Hello wine lovers and happy wine Wednesday! I hope it has been a great week for you! We have been blessed with an exceptionally pretty spring day today here in Vancouver, B.C.
As I mentioned last week, I was headed up to Penticton for my first weekend of two ‘wine fault assessment’ workshop weekends put on by the BC VQA. I didn’t know what I was getting into but lets just say that my nose has still not recovered!
There are ten participants in total who have varying degrees of wine education but we all LOVE wine. Dr. David McArthur, who is a professor of agriculture at U.B.C., led this most fascinating workshop on how to identify a ‘fault’ in wine. Included was a nice overview of wine varieties and winemaking along with some tutored tastings. The goal here was to have the group agree on flavour and taste profiles in specific grape varieties…for the most part – there was consensus.
Then, things got funky…and I do NOT mean ‘Motown Funk’ I mean ‘good God, what is that smell?’ funky. The purpose of the BC VQA is to have its members wines go through blind tastings for faults. This ensures that BC VQA wines that are released are ‘fault-free’ and this keeps the reputation up for the winery members. So – we marched boldly into unknown territory on day one and had the ‘pleasure’ of learning about faults related to wine processing or storage and the second bunch reflected bacterial spoilage in wine.
- Foxy – Methyl Anthranilate (Labrusca) – this scent caused me concern because it smells like Welch’s grape juice and isn’t unpleasant. However, BC VQA does not allow the Labrusca grape so it is considered a fault.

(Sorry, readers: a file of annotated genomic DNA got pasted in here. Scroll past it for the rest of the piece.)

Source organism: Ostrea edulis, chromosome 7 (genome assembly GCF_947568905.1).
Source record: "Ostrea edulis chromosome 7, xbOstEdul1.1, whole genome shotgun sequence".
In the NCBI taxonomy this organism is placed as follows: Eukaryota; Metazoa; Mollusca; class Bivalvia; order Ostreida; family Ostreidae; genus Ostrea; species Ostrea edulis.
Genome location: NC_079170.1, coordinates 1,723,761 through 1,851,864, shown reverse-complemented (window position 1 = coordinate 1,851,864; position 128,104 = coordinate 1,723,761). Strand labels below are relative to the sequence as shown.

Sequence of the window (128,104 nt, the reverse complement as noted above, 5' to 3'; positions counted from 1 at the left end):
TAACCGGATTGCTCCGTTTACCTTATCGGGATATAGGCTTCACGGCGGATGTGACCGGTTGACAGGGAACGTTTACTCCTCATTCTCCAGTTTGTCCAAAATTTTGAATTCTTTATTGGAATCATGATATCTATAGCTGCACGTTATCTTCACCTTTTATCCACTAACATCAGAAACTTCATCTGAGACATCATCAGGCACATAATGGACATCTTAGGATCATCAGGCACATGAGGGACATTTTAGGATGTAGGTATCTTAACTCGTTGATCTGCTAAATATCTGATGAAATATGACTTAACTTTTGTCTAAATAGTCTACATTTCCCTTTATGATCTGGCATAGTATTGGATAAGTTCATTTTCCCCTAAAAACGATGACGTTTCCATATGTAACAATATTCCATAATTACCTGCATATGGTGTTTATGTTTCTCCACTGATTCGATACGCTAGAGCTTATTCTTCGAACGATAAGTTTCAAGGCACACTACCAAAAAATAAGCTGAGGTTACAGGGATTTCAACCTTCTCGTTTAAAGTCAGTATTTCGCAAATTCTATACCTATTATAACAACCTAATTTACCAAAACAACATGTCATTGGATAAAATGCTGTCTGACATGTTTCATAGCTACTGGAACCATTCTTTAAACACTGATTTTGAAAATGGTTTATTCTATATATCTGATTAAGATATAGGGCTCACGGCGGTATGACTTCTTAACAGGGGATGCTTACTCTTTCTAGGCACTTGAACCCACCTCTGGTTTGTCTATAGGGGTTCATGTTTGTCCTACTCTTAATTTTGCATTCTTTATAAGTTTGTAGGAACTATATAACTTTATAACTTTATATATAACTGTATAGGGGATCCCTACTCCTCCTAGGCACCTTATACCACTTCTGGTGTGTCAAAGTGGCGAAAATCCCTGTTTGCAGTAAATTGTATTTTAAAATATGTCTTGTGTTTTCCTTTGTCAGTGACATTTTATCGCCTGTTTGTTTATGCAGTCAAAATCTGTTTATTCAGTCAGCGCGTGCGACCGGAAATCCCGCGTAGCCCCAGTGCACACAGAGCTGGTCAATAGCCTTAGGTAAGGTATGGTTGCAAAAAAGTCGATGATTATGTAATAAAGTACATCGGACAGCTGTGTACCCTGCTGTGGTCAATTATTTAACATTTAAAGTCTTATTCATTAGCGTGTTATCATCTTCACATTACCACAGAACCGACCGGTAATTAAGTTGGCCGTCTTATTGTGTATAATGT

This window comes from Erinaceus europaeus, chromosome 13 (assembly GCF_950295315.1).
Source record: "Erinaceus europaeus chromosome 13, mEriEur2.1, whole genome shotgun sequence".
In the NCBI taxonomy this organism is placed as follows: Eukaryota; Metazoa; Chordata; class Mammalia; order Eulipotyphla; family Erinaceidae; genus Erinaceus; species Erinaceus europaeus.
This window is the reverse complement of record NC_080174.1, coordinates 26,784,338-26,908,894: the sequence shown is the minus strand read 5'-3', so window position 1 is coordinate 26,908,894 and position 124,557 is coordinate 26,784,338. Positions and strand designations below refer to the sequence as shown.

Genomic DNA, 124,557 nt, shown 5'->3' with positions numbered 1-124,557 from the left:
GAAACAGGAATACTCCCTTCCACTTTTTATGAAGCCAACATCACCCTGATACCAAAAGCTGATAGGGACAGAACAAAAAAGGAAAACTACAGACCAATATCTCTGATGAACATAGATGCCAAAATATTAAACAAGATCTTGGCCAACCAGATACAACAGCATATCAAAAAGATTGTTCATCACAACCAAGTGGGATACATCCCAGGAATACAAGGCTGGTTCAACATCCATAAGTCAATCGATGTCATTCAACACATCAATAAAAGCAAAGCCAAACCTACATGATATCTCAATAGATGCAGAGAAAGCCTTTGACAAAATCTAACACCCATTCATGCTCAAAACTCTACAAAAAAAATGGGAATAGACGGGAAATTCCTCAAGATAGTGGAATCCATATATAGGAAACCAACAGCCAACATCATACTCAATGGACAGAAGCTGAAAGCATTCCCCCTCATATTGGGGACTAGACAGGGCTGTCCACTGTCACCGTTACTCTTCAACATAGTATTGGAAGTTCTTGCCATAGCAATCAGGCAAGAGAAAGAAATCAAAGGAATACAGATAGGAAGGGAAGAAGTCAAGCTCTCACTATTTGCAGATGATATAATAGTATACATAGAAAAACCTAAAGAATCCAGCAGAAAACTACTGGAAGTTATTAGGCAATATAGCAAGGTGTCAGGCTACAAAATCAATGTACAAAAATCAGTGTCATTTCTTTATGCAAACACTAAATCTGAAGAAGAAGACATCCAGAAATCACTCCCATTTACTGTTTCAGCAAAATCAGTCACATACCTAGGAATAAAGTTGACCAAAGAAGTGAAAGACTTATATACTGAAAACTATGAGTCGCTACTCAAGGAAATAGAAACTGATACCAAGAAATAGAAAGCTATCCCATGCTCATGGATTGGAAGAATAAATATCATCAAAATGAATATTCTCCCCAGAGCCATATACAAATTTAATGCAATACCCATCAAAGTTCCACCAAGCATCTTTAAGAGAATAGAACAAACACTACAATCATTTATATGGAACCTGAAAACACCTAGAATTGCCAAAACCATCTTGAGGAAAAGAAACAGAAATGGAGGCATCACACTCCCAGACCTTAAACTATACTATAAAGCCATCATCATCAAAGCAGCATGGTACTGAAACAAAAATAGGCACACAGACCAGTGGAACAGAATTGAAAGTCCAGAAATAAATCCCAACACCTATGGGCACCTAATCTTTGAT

- Oxidation – Acetaldehyde – solvent aroma with hints of green olive and almond – again not unpleasant
- Oxidation – Bruised apple…a hint of a sweet sherry smell or brown sugar
- Volatile Acidity – Acetic Acid …smells and tastes like vinegar
- Volatile Acidity – Ethyl Acetate…nail polish remover aromas usually caused by yeasts
- Geranium – this taint comes from a misfiring of the malolactic fermentation process
- Lactic/ Sour – sauerkraut/rotting cabbage – good times here – my nose was in utter revolt mode now
- Butyric – Parmesan cheese/vomit …OMG enough said.
Day two focused our attention on sulphur compounds in the morning and then yeast or fungal problems in the afternoon:
- Hydrogen Sulfide – rotten eggs/hot springs off gases
- Sulphur Defects: Sulfides – cooked cabbage/garlic
- Sulphur Defects: Disulfides – raw onion…straight up
- Sulphur Defects: Thios – Methyl Mercaptan – bad breath, rotting fecal matter
- Sulphur Defects: Thios – Ethyl Mercaptan – rotting onions/pulp mill stench
- Sulfur Dioxide – burnt match aromas cause intense prickling irritation to the nose
- Brettanomyces – barnyard and horse pee…this is the reason I resist going into horse stables!
- Brettanomyces – medicinal…think ‘dental office’ and old hospital smell
- Refermentation – yeasty smells of a bakery
- Tyrene or 2,4,6 trichloro anisole (T.C.A.) – mouldy paper and wet basement (cork taint)
I felt more confident on the second day. The sulphur and fungal compounds were easier for me to recognize and I didn’t have quite the extreme headache at the end of day two as I did after the first day.
I have my second weekend coming up with no idea of what bizarre swamp water of odours my nose is going to be subjected to…I can only wait and sniff.
Until then – I will enjoy smelling freshly cut grass, beautiful wine bouquets, spring flowers, my daughters freshly washed hair…you have no idea how I used to take these smells for granted – but no more!
Fine Wine Glasses and More said:
Wow, that was some rough nose work.
Christine Campbell said:
There are no words!